Given that they have even more money available in the 401(k) and brokerage account, they'll probably be fine either way.

You mention that their spending is high. I guess I would also consider whether their spending is likely to change if they get the lump sum (i.e., do you think they would blow it on vacations or dubious winery "investments", etc), and how capable are they of cutting back their spending if they take the lump sum, invest it, and have their investment go sour. If they are high spenders but capable of selfcontrol/good judgement with money, the lump sum starts to make more sense. If you think there's a good chance the lump sum will be gone in another 5 years, they should take the pension, regardless of whether or not it's really the better dealit's probably a better deal for THEM.

garrettld has done a good job covering various whatif? options, and others have put forth good things to consider as well. I get slightly different numbers for present value using Excel's PV function, but within the accuracy of predicting investment returns and longevity they are close enough.
See table below. Columns are headed by "years to live after retiring", and rows lead by "expected investment return of the lump sum if taken. The numbers within the table are the cumulative values of the monthly payments. The easy part is comparing numbers within the table to $470,000. If the table value is higher than $470K, take the monthly payments. If the table value is less than $470K, take the lump sum. The hard part is picking which table entry to use.
The longer your mom expects to live, and the lower the expected return on the lump sum, the more likely the monthly option is better  and vice versa.
One other potential whatif?: can your mother defer taking the pension until age 65, and how much would the lump sum and monthly options be then? She might want to do this if the "different hospital job" will pay the bills in the next three years, and if the current employer will provide higher amounts if she delays taking them.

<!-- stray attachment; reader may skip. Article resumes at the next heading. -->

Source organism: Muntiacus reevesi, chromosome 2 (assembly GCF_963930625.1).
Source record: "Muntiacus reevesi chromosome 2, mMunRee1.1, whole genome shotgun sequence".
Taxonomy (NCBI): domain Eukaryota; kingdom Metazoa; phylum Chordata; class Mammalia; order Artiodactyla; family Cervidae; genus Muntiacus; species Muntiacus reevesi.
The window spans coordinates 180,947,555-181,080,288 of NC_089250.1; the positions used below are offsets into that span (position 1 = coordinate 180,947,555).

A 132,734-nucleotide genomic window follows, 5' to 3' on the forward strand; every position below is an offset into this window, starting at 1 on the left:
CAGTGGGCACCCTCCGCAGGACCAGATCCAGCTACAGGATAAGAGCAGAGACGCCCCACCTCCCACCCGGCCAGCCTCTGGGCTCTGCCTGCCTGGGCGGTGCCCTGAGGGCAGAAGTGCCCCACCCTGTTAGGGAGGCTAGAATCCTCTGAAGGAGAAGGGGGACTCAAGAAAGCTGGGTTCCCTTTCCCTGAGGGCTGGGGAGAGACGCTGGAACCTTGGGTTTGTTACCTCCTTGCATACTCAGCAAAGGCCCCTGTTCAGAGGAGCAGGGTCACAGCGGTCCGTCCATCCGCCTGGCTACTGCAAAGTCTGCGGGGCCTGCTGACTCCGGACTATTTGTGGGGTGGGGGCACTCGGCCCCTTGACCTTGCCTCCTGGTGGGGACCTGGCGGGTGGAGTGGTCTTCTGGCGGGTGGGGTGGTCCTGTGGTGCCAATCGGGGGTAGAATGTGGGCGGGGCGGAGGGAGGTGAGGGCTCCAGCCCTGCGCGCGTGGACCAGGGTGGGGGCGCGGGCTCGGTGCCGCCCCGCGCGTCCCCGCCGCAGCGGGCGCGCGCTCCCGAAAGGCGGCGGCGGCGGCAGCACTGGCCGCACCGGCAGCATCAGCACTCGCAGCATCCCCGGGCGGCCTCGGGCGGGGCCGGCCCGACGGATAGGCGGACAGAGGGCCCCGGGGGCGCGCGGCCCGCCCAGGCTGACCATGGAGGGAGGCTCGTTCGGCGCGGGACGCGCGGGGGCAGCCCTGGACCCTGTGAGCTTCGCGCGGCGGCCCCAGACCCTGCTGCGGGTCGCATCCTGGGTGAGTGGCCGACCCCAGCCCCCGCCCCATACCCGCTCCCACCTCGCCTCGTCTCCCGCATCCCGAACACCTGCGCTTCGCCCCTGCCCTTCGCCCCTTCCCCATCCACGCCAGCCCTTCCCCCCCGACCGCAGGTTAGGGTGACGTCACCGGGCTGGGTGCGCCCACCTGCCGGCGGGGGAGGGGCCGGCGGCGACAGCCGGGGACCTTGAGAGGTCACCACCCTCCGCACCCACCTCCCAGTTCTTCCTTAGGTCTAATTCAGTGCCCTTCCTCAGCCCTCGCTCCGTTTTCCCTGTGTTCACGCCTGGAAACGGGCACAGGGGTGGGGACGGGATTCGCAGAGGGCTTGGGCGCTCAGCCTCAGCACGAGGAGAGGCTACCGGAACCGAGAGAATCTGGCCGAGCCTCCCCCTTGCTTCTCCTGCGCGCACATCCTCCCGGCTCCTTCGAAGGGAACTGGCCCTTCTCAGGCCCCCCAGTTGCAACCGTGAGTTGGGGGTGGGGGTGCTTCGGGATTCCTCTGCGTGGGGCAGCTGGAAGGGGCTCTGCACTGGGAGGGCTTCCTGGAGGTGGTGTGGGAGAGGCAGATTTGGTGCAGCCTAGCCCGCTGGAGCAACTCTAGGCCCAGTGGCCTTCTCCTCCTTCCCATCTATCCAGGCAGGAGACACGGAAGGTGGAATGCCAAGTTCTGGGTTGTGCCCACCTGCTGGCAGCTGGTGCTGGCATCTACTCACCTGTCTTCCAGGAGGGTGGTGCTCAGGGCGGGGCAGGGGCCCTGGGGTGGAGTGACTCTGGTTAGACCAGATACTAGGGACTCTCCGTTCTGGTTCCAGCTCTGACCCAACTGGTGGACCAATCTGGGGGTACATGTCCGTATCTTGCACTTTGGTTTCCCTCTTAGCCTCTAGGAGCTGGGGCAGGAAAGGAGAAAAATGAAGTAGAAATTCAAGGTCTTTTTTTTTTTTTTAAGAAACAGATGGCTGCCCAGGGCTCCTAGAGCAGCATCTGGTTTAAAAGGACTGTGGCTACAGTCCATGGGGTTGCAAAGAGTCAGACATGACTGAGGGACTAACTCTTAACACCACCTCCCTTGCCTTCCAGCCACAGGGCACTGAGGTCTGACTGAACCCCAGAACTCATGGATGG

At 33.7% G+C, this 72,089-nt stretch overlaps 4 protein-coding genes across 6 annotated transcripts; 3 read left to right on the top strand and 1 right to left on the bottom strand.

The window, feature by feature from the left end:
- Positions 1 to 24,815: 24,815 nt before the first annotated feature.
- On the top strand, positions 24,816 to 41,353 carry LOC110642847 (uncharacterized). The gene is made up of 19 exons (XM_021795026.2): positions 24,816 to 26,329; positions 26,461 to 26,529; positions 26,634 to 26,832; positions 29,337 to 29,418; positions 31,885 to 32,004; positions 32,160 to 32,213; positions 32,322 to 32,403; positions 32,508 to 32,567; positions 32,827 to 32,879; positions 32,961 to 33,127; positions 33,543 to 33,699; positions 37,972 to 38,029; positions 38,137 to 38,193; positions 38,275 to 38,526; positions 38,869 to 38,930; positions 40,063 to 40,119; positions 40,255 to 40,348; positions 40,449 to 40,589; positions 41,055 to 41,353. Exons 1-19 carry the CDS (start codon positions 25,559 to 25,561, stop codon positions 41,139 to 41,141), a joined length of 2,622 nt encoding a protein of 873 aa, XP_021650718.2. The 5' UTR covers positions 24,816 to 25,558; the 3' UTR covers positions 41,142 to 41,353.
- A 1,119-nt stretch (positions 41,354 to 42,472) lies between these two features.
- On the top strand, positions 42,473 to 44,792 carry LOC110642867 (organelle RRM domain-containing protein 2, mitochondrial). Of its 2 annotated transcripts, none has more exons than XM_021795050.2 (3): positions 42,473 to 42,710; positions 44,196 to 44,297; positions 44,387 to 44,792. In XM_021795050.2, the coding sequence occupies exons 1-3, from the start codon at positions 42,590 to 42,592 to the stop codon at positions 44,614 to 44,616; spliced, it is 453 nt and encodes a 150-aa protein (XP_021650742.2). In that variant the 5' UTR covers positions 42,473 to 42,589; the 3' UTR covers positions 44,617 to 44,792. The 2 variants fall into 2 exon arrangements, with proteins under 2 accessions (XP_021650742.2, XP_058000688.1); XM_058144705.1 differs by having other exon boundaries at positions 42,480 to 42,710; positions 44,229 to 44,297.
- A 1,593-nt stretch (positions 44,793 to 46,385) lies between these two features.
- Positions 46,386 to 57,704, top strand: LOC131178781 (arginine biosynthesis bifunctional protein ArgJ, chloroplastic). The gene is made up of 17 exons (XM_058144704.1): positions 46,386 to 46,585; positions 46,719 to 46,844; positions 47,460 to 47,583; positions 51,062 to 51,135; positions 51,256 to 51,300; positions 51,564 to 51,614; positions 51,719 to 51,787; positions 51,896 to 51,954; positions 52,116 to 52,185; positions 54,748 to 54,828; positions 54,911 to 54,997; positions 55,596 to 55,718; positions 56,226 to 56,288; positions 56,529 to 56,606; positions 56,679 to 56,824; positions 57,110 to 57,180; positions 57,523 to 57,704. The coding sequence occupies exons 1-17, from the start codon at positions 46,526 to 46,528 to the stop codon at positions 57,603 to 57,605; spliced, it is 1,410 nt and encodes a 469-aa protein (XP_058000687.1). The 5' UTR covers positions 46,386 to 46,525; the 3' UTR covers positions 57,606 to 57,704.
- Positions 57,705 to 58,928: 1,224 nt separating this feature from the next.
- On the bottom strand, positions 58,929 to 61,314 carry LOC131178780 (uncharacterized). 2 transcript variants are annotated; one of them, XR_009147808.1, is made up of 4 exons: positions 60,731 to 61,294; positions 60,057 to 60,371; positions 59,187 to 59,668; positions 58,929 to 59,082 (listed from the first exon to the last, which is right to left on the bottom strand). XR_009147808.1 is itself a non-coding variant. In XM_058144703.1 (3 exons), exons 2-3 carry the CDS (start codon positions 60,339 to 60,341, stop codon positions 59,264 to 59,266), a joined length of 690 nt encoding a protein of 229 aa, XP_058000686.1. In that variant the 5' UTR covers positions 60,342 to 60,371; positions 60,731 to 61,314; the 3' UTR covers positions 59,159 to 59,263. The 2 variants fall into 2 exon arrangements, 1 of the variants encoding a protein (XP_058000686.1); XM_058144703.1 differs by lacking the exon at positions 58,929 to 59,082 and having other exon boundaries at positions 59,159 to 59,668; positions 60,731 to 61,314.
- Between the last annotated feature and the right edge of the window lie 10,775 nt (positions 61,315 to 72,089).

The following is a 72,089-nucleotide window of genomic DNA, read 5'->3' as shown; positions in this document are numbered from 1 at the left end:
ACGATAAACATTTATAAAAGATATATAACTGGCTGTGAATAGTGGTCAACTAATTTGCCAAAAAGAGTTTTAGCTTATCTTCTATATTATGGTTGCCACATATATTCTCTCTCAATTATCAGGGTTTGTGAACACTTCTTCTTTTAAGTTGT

4.7309097%  rate, /yr       
22 2/3  length, yr       
2820  pmt, /mo       
$470,000.00  PV       


 5  10  15  20  22 2/3  25  30 
8%  $139,078  $232,429  $295,086  $337,143  $353,588  $365,372  $384,319 
7%  $142,416  $242,876  $313,742  $363,731  $384,059  $398,993  $423,867 
6%  $145,866  $254,007  $334,180  $393,618  $418,752  $437,683  $470,352 
5%  $149,434  $265,873  $356,604  $427,301  $458,385  $482,389  $525,314 
4%  $153,123  $278,532  $381,242  $465,362  $503,812  $534,256  $590,681 
3%  $156,940  $292,044  $408,351  $508,477  $556,051  $594,672  $668,874 
2%  $160,888  $306,477  $438,223  $557,441  $616,318  $665,323  $762,947 
1%  $164,973  $321,903  $471,182  $613,184  $686,066  $748,264  $876,758 
0%  $169,200  $338,400  $507,600  $676,800  $767,040  $846,000  $1,015,200 

Thank you for all of the great information. Apparently if she takes a 20% reduction to her monthly pension, then my dad will get 50% of the pension if something happens to her. Longevity is something that does run in her family so she is planning to live until around 100.